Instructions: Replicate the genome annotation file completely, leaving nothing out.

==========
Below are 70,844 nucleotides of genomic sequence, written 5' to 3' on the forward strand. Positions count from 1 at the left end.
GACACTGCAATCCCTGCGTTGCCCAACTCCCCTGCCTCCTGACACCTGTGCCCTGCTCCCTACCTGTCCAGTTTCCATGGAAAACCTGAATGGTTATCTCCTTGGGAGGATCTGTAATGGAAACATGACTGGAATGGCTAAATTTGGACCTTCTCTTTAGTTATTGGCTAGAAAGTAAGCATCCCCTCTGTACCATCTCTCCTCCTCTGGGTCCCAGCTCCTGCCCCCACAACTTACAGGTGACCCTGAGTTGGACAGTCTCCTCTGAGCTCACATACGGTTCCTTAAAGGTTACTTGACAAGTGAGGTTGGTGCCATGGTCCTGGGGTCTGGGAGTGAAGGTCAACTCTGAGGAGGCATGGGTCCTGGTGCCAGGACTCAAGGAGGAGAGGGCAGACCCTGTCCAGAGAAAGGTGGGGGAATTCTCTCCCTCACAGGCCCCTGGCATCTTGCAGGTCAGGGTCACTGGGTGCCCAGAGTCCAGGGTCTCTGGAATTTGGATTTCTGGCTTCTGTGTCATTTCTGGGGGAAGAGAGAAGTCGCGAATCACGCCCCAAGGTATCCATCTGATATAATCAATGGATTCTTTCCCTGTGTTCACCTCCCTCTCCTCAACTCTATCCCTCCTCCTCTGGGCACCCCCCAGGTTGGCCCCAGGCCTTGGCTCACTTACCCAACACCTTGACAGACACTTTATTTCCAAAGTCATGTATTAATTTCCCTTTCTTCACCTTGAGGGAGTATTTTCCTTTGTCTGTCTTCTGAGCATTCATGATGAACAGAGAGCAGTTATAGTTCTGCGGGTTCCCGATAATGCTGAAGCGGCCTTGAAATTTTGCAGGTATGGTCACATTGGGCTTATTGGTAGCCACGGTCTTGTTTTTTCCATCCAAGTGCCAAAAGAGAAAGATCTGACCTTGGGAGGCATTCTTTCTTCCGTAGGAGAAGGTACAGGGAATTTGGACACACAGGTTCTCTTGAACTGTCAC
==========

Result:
Below are 70,844 nucleotides of genomic sequence, written 5' to 3' on the forward strand. Positions count from 1 at the left end.
GACACTGCAATCCCTGCGTTGCCCAACTCCCCTGCCTCCTGACACCTGTGCCCTGCTCCCTACCTGTCCAGTTTCCATGGAAAACCTGAATGGTTATCTCCTTGGGAGGATCTGTAATGGAAACATGACTGGAATGGCTAAATTTGGACCTTCTCTTTAGTTATTGGCTAGAAAGTAAGCATCCCCTCTGTACCATCTCTCCTCCTCTGGGTCCCAGCTCCTGCCCCCACAACTTACAGGTGACCCTGAGTTGGACAGTCTCCTCTGAGCTCACATACGGTTCCTTAAAGGTTACTTGACAAGTGAGGTTGGTGCCATGGTCCTGGGGTCTGGGAGTGAAGGTCAACTCTGAGGAGGCATGGGTCCTGGTGCCAGGACTCAAGGAGGAGAGGGCAGACCCTGTCCAGAGAAAGGTGGGGGAATTCTCTCCCTCACAGGCCCCTGGCATCTTGCAGGTCAGGGTCACTGGGTGCCCAGAGTCCAGGGTCTCTGGAATTTGGATTTCTGGCTTCTGTGTCATTTCTGGGGGAAGAGAGAAGTCGCGAATCACGCCCCAAGGTATCCATCTGATATAATCAATGGATTCTTTCCCTGTGTTCACCTCCCTCTCCTCAACTCTATCCCTCCTCCTCTGGGCACCCCCCAGGTTGGCCCCAGGCCTTGGCTCACTTACCCAACACCTTGACAGACACTTTATTTCCAAAGTCATGTATTAATTTCCCTTTCTTCACCTTGAGGGAGTATTTTCCTTTGTCTGTCTTCTGAGCATTCATGATGAACAGAGAGCAGTTATAGTTCTGCGGGTTCCCGATAATGCTGAAGCGGCCTTGAAATTTTGCAGGTATGGTCACATTGGGCTTATTGGTAGCCACGGTCTTGTTTTTTCCATCCAAGTGCCAAAAGAGAAAGATCTGACCTTGGGAGGCATTCTTTCTTCCGTAGGAGAAGGTACAGGGAATTTGGACACACAGGTTCTCTTGAACTGTCAC